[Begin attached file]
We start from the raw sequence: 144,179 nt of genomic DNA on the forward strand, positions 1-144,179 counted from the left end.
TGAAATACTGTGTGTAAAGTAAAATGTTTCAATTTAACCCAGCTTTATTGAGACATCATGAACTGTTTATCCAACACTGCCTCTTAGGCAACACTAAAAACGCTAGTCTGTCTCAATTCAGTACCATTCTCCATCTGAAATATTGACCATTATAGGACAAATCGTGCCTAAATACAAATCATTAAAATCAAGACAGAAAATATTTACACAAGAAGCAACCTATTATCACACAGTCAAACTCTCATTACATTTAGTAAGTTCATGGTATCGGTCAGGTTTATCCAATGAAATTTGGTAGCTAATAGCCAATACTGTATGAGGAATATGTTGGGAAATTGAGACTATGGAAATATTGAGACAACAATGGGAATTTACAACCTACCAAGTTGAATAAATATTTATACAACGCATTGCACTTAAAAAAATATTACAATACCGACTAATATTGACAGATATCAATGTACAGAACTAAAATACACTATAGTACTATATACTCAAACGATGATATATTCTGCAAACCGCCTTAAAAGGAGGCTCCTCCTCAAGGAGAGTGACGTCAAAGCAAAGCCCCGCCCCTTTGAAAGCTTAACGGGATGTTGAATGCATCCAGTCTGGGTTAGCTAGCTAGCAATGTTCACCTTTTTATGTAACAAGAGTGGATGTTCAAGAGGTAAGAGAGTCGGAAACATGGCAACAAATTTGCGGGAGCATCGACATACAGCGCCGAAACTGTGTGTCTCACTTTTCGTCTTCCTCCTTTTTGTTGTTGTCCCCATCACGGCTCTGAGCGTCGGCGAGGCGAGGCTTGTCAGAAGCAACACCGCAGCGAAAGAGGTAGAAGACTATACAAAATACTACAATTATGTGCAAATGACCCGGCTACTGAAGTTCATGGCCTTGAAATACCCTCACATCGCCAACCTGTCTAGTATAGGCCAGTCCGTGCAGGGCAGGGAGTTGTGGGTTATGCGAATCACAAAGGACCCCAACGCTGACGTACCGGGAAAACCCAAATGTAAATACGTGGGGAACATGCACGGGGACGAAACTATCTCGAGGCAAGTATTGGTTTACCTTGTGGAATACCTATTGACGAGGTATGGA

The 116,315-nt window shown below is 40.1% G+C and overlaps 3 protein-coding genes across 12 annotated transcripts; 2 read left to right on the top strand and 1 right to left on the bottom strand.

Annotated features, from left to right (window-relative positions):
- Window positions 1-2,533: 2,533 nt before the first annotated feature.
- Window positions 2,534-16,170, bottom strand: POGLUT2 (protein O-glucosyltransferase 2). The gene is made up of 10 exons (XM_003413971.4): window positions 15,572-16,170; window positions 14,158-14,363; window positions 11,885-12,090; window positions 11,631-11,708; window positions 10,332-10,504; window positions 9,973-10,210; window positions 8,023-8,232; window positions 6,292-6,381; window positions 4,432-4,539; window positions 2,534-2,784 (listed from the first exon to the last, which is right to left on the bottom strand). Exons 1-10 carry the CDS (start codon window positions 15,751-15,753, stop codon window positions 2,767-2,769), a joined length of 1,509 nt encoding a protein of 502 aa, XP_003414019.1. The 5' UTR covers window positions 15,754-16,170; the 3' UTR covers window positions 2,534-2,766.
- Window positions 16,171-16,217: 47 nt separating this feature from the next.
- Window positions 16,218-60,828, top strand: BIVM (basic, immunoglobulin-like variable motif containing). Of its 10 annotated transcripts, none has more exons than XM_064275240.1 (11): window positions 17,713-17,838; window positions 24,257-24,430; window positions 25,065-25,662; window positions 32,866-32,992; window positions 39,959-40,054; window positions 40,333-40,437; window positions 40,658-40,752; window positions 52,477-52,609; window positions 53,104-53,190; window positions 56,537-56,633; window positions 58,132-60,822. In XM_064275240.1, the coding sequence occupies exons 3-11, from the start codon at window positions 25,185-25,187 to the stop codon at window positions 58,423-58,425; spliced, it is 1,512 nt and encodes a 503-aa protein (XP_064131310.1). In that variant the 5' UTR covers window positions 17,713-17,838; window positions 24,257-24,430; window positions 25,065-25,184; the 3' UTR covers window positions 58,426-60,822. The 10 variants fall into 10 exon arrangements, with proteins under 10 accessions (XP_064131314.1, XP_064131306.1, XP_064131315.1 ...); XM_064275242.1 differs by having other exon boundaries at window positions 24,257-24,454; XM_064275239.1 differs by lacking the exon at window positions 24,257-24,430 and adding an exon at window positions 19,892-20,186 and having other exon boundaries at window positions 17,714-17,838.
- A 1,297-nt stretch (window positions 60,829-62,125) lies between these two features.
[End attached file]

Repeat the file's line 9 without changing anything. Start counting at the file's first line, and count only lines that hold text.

- A 1,297-nt stretch (window positions 60,829-62,125) lies between these two features.